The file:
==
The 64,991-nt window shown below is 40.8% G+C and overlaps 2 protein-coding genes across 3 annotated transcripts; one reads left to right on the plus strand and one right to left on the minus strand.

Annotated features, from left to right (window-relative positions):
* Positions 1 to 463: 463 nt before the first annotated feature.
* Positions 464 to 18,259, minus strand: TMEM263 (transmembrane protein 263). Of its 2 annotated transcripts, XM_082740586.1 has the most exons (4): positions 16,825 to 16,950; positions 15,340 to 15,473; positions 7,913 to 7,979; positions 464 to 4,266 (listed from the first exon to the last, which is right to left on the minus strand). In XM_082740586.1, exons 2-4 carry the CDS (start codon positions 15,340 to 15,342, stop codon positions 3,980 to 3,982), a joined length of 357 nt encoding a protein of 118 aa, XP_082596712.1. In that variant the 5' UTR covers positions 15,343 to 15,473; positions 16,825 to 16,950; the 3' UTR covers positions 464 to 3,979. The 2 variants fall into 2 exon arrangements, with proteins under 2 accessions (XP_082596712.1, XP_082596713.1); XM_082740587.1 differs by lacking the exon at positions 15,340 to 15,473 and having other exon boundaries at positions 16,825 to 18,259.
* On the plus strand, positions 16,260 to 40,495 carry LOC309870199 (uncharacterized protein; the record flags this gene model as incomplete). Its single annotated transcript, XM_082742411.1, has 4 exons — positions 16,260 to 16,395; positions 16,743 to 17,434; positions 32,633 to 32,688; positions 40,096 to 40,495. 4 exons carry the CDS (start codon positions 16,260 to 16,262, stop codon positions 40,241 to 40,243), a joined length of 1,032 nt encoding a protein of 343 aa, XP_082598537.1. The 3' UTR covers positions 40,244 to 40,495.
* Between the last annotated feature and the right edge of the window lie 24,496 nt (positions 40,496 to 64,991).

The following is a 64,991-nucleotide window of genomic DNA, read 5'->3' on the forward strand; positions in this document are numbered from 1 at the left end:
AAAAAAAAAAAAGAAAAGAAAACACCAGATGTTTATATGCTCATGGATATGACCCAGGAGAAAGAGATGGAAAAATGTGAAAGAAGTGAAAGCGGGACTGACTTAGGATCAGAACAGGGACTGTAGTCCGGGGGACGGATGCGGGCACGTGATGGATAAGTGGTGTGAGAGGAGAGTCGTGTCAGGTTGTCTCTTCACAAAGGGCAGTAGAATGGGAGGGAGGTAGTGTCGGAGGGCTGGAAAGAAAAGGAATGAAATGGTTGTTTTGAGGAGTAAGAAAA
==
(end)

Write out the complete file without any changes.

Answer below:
The 64,991-nt window shown below is 40.8% G+C and overlaps 2 protein-coding genes across 3 annotated transcripts; one reads left to right on the plus strand and one right to left on the minus strand.

Annotated features, from left to right (window-relative positions):
* Positions 1 to 463: 463 nt before the first annotated feature.
* Positions 464 to 18,259, minus strand: TMEM263 (transmembrane protein 263). Of its 2 annotated transcripts, XM_082740586.1 has the most exons (4): positions 16,825 to 16,950; positions 15,340 to 15,473; positions 7,913 to 7,979; positions 464 to 4,266 (listed from the first exon to the last, which is right to left on the minus strand). In XM_082740586.1, exons 2-4 carry the CDS (start codon positions 15,340 to 15,342, stop codon positions 3,980 to 3,982), a joined length of 357 nt encoding a protein of 118 aa, XP_082596712.1. In that variant the 5' UTR covers positions 15,343 to 15,473; positions 16,825 to 16,950; the 3' UTR covers positions 464 to 3,979. The 2 variants fall into 2 exon arrangements, with proteins under 2 accessions (XP_082596712.1, XP_082596713.1); XM_082740587.1 differs by lacking the exon at positions 15,340 to 15,473 and having other exon boundaries at positions 16,825 to 18,259.
* On the plus strand, positions 16,260 to 40,495 carry LOC309870199 (uncharacterized protein; the record flags this gene model as incomplete). Its single annotated transcript, XM_082742411.1, has 4 exons — positions 16,260 to 16,395; positions 16,743 to 17,434; positions 32,633 to 32,688; positions 40,096 to 40,495. 4 exons carry the CDS (start codon positions 16,260 to 16,262, stop codon positions 40,241 to 40,243), a joined length of 1,032 nt encoding a protein of 343 aa, XP_082598537.1. The 3' UTR covers positions 40,244 to 40,495.
* Between the last annotated feature and the right edge of the window lie 24,496 nt (positions 40,496 to 64,991).

The following is a 64,991-nucleotide window of genomic DNA, read 5'->3' on the forward strand; positions in this document are numbered from 1 at the left end:
AAAAAAAAAAAAGAAAAGAAAACACCAGATGTTTATATGCTCATGGATATGACCCAGGAGAAAGAGATGGAAAAATGTGAAAGAAGTGAAAGCGGGACTGACTTAGGATCAGAACAGGGACTGTAGTCCGGGGGACGGATGCGGGCACGTGATGGATAAGTGGTGTGAGAGGAGAGTCGTGTCAGGTTGTCTCTTCACAAAGGGCAGTAGAATGGGAGGGAGGTAGTGTCGGAGGGCTGGAAAGAAAAGGAATGAAATGGTTGTTTTGAGGAGTAAGAAAA